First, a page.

Friday, April 10, 2015
District of Columbia Court of Appeals Makes It Official: Prosecutor's Duty To Disclose Exculpatory Evidence Is Broader Than Brady
Kline was prosecuting Arnell Shelton for the shooting of Christopher Boyd. Shelton had filed an alibi notice and "the reliability of the government's identification witnesses" was the principal issue at the 2002 trial, according to the Report and Recommendation of Hearing Committee Number Nine ("Report and Recommendation").
Kline spoke with Metropolitan Police Department Officer Edward Woodward in preparation for trial. Kline took contemporaneous notes. Woodward was the first officer at the scene of the crime and spoke to victim Boyd at the hospital shortly after the shooting. According to the Report and Recommendation, Kline's notes of his conversation with Woodward were, in pertinent part, as follows: "Boyd told officer at hospital that he did not know who shot him–appeared maybe to not want to cooperate at the time. He was in pain and this officer had arrested him for possession of a machine gun."
At trial Boyd identified Shelton as the shooter. According to Bar Counsel, Kline never disclosed Boyd's hospital statement to the defense despite a specific Brady/Giglio request for impeachment material. The other identification witnesses were weak and/or impeachable. The case ended in a hung jury mistrial and the alleged Brady material (that is, Boyd's hospital statement to Woodward) was not revealed to the defense until literally the eve of the second trial, even though DC-OUSA prosecutors and supervisors had known about it for some time.
The court offered defense counsel a continuance, but she elected to go to trial as her client was then in jail. The second trial ended in Shelton's conviction. You can consult my earlier posts for a more detailed factual and case history background.
Rule 3.8(e) of the DC Rules of Professional Conduct states in pertinent part that: "The prosecutor in a criminal case shall not . . . intentionally fail to disclose to the defense, upon request and at a time when use by the defense is reasonably feasible, any evidence or information that the prosecutor knows or reasonably should know tends to negate the guilt of the accused...except when the prosecutor is relieved of this responsibility by protective order of the tribunal."
The District of Columbia Court of Appeals upheld the position of D.C. Bar Counsel and the Board that Rule 3.8(e) is not synonymous with Brady v. Maryland. The Court declined to import Brady's materiality test into Rule 3.8(e), making it clear that at the pre-trial and trial stages of a case, no prosecutor is fit to make a speculative materiality analysis. The rule is now clear. Any evidence that tends to negate the guilt of the defendant must be disclosed under the D.C. Rules of Professional Responsibility.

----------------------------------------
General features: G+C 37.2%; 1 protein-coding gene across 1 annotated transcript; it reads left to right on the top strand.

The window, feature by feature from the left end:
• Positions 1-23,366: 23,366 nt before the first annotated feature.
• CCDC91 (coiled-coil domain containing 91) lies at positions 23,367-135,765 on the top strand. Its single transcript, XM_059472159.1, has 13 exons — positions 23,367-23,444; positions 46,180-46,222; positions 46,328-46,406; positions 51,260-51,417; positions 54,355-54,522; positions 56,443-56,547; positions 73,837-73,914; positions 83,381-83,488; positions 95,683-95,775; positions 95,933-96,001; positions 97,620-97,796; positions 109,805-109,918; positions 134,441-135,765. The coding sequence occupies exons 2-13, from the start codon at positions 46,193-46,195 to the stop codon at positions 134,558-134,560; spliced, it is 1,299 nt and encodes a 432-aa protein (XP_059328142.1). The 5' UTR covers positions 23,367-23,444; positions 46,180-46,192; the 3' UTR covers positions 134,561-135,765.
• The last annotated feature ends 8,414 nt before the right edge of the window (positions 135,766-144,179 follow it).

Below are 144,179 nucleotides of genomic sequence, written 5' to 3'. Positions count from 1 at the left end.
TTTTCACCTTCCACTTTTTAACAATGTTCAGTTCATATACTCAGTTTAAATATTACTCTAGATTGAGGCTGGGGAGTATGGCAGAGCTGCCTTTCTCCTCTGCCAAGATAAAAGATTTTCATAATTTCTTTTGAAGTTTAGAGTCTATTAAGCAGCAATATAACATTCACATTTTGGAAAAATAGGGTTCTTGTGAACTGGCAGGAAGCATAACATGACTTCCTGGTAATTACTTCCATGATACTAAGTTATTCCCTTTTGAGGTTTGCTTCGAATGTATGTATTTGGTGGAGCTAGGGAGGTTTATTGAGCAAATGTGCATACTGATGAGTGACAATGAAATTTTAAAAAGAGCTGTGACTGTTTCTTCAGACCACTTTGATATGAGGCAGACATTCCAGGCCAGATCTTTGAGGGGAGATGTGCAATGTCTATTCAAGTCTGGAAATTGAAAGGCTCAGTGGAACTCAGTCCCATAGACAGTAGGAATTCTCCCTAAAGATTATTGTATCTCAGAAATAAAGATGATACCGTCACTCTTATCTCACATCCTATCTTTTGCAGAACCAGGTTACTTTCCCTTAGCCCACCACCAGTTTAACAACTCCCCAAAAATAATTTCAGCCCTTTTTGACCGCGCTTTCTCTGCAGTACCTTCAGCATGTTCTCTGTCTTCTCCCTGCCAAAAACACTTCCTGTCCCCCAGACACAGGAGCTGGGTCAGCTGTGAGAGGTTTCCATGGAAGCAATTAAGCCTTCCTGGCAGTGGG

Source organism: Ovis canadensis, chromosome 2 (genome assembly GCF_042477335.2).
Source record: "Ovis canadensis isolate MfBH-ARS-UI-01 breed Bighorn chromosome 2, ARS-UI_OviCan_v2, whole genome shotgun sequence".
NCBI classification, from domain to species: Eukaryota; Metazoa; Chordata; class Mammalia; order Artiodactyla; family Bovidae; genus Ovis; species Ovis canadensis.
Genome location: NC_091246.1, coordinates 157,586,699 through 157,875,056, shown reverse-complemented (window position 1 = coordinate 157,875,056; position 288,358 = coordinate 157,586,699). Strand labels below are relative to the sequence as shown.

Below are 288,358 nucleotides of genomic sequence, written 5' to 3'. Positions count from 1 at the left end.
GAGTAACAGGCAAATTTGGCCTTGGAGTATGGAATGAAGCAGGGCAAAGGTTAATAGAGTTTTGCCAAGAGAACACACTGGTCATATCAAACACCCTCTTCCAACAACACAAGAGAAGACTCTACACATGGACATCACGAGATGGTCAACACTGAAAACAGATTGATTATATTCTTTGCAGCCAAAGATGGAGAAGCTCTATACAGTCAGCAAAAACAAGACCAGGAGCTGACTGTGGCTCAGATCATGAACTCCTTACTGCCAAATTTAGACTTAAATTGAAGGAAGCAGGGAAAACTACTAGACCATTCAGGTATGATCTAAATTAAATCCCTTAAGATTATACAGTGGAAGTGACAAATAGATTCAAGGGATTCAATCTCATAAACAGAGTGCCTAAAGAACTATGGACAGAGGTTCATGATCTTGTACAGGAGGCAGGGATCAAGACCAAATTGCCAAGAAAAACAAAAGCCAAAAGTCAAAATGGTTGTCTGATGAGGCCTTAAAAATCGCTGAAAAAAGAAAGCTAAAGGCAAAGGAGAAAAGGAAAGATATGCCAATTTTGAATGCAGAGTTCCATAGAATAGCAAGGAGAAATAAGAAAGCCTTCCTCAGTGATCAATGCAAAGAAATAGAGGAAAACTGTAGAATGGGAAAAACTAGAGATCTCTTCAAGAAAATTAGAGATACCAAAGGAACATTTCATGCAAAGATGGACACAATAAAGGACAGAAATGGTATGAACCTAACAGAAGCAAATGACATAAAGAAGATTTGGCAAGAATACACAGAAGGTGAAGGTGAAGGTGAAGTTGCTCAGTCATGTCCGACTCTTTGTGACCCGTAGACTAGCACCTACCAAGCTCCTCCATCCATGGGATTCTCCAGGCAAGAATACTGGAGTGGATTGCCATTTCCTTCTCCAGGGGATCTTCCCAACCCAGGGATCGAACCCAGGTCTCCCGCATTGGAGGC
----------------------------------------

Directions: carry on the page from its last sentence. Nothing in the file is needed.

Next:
The Court overturned the Board's 30-day sanction imposed against Kline, given the confusion engendered by the Commentary to Rule 3.8(e). The Commentary states in part that: "The rule...is not intended either to restrict or to expand the obligations of prosecutors derived from the United States Constitution, federal or District of Columbia statutes, and court rules of procedure." Courts in other jurisdictions, as well as the ABA, have construed the D.C. Rule as including the Brady materiality standard, based on this Commentary. Additionally, at the time of Kline's actions, DC-USAO's training taught that Rule 3.8(e) was synonymous with Brady. The Court held that even if the Commentary was inconsistent with the Rule, the plain language of the Rule, and its legislative history, prevailed.
"However, while clear and convincing evidence has been presented that Kline violated Rule 3.8 when he failed to turn over the Boyd Hospital Statement to the defense prior to trial, we are mindful of the fact that our comment to Rule 3.8 (e) has created a great deal of confusion when it comes to a prosecutor’s disclosure obligations under Rule 3.8. Thus, Kline's understanding of his ethical obligations, while erroneous, does not warrant an ethical sanction."
The Board originally found that the suppressed exculpatory statement was material, even though a subsequent jury in possession of the material convicted the defendant. I don't know if that finding was ever revisited. I mention it because the Court's opinion nowhere discusses this point and seems to assume that the withheld statement was immaterial.
The opinion by Chief Judge Washington is extremely well-crafted and enormously significant.
Hat Tip to Charles Burnham of Burnham & Gorokhov for informing me of this ruling and sending a copy.